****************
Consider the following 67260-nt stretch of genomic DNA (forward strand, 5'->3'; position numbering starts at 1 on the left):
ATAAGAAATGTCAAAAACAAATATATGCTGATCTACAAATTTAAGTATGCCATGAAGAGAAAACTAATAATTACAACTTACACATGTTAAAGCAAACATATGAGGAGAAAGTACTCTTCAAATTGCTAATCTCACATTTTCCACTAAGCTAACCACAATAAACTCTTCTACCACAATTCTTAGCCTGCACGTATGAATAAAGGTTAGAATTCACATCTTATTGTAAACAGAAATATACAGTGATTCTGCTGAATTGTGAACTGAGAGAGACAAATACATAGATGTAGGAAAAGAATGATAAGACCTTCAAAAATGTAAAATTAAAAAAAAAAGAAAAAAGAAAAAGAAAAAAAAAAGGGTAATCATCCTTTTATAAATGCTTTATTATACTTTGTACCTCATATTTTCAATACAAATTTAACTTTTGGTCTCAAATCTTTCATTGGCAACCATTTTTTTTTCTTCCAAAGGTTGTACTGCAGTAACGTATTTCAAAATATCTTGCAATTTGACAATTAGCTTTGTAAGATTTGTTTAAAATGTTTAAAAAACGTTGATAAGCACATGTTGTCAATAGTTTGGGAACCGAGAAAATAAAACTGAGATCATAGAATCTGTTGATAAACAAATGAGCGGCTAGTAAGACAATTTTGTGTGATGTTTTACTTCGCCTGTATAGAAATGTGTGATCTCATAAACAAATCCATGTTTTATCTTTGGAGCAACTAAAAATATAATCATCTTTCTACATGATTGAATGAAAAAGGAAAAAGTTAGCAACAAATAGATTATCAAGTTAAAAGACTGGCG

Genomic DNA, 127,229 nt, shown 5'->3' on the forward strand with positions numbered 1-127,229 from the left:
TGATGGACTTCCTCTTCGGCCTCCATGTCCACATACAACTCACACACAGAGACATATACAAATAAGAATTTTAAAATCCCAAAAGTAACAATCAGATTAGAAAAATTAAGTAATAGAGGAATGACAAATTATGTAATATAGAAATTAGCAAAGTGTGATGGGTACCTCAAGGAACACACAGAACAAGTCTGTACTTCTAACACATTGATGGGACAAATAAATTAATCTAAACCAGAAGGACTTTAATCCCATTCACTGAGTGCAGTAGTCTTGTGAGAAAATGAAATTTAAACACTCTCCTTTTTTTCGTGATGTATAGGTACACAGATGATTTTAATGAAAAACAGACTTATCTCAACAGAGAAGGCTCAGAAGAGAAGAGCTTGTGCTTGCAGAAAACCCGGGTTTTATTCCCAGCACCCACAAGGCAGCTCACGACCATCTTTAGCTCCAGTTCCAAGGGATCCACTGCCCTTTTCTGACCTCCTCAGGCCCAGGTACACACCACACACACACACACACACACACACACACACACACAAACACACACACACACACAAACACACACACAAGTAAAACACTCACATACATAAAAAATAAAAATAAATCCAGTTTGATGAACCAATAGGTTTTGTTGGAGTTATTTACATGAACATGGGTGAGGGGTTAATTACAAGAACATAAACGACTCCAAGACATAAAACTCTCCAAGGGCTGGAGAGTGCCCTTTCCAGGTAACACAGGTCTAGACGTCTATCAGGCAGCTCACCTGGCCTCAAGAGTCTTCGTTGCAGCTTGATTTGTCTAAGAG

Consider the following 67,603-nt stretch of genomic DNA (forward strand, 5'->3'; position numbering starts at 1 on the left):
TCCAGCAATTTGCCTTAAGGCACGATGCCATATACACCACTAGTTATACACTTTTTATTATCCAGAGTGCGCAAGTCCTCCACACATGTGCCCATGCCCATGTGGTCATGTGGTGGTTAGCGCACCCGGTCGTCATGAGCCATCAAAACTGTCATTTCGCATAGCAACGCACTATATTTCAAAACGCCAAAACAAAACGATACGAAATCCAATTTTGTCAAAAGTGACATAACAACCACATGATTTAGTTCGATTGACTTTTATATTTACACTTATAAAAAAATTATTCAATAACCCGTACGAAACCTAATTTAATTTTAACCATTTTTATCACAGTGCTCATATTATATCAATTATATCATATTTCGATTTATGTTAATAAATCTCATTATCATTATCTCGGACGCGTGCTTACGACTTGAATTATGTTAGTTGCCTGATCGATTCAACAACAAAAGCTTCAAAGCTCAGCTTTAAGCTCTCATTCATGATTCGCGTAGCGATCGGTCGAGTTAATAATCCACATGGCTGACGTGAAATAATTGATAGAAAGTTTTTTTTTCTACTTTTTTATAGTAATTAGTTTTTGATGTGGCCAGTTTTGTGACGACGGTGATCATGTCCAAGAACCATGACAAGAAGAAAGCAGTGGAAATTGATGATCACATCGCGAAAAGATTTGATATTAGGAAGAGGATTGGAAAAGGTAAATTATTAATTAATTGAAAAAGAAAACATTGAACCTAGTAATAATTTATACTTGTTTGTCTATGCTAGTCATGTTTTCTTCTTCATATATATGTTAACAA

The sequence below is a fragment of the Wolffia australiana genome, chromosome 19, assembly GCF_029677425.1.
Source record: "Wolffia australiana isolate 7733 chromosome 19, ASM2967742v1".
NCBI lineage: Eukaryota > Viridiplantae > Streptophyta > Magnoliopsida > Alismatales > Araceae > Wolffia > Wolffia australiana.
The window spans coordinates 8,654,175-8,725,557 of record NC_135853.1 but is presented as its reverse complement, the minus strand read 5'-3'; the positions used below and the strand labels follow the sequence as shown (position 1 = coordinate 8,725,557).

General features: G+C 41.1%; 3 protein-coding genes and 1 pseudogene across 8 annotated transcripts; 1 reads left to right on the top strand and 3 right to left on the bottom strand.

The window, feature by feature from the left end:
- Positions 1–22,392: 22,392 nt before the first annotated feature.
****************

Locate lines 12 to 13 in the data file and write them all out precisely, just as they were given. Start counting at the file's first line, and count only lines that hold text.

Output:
The window, feature by feature from the left end:
- Positions 1–22,392: 22,392 nt before the first annotated feature.